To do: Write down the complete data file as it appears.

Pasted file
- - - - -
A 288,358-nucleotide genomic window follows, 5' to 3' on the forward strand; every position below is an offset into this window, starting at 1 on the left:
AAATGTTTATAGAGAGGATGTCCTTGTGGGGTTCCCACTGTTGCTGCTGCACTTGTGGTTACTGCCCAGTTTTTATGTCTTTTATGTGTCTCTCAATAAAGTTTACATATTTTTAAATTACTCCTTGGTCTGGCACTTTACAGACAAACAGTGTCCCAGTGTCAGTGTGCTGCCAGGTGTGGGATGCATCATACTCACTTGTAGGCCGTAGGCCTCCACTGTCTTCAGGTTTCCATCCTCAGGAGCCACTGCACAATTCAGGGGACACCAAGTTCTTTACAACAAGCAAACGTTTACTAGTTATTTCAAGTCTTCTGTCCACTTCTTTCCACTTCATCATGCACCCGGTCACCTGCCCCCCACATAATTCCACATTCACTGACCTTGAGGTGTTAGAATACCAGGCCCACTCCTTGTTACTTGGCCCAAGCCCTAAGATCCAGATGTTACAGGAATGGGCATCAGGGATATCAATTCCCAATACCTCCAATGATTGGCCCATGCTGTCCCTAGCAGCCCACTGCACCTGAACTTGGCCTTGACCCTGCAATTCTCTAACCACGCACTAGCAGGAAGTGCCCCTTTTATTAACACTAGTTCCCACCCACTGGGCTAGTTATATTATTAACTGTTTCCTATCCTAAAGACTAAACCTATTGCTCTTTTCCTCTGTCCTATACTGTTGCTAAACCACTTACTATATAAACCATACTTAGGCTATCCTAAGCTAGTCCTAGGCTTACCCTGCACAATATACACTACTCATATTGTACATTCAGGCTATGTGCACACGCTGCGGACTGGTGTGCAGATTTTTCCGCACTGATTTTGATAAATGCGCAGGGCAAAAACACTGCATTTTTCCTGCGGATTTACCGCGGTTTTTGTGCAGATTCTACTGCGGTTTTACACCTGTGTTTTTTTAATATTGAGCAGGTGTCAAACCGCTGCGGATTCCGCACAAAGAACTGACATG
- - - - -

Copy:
A 288,358-nucleotide genomic window follows, 5' to 3' on the forward strand; every position below is an offset into this window, starting at 1 on the left:
AAATGTTTATAGAGAGGATGTCCTTGTGGGGTTCCCACTGTTGCTGCTGCACTTGTGGTTACTGCCCAGTTTTTATGTCTTTTATGTGTCTCTCAATAAAGTTTACATATTTTTAAATTACTCCTTGGTCTGGCACTTTACAGACAAACAGTGTCCCAGTGTCAGTGTGCTGCCAGGTGTGGGATGCATCATACTCACTTGTAGGCCGTAGGCCTCCACTGTCTTCAGGTTTCCATCCTCAGGAGCCACTGCACAATTCAGGGGACACCAAGTTCTTTACAACAAGCAAACGTTTACTAGTTATTTCAAGTCTTCTGTCCACTTCTTTCCACTTCATCATGCACCCGGTCACCTGCCCCCCACATAATTCCACATTCACTGACCTTGAGGTGTTAGAATACCAGGCCCACTCCTTGTTACTTGGCCCAAGCCCTAAGATCCAGATGTTACAGGAATGGGCATCAGGGATATCAATTCCCAATACCTCCAATGATTGGCCCATGCTGTCCCTAGCAGCCCACTGCACCTGAACTTGGCCTTGACCCTGCAATTCTCTAACCACGCACTAGCAGGAAGTGCCCCTTTTATTAACACTAGTTCCCACCCACTGGGCTAGTTATATTATTAACTGTTTCCTATCCTAAAGACTAAACCTATTGCTCTTTTCCTCTGTCCTATACTGTTGCTAAACCACTTACTATATAAACCATACTTAGGCTATCCTAAGCTAGTCCTAGGCTTACCCTGCACAATATACACTACTCATATTGTACATTCAGGCTATGTGCACACGCTGCGGACTGGTGTGCAGATTTTTCCGCACTGATTTTGATAAATGCGCAGGGCAAAAACACTGCATTTTTCCTGCGGATTTACCGCGGTTTTTGTGCAGATTCTACTGCGGTTTTACACCTGTGTTTTTTTAATATTGAGCAGGTGTCAAACCGCTGCGGATTCCGCACAAAGAACTGACATG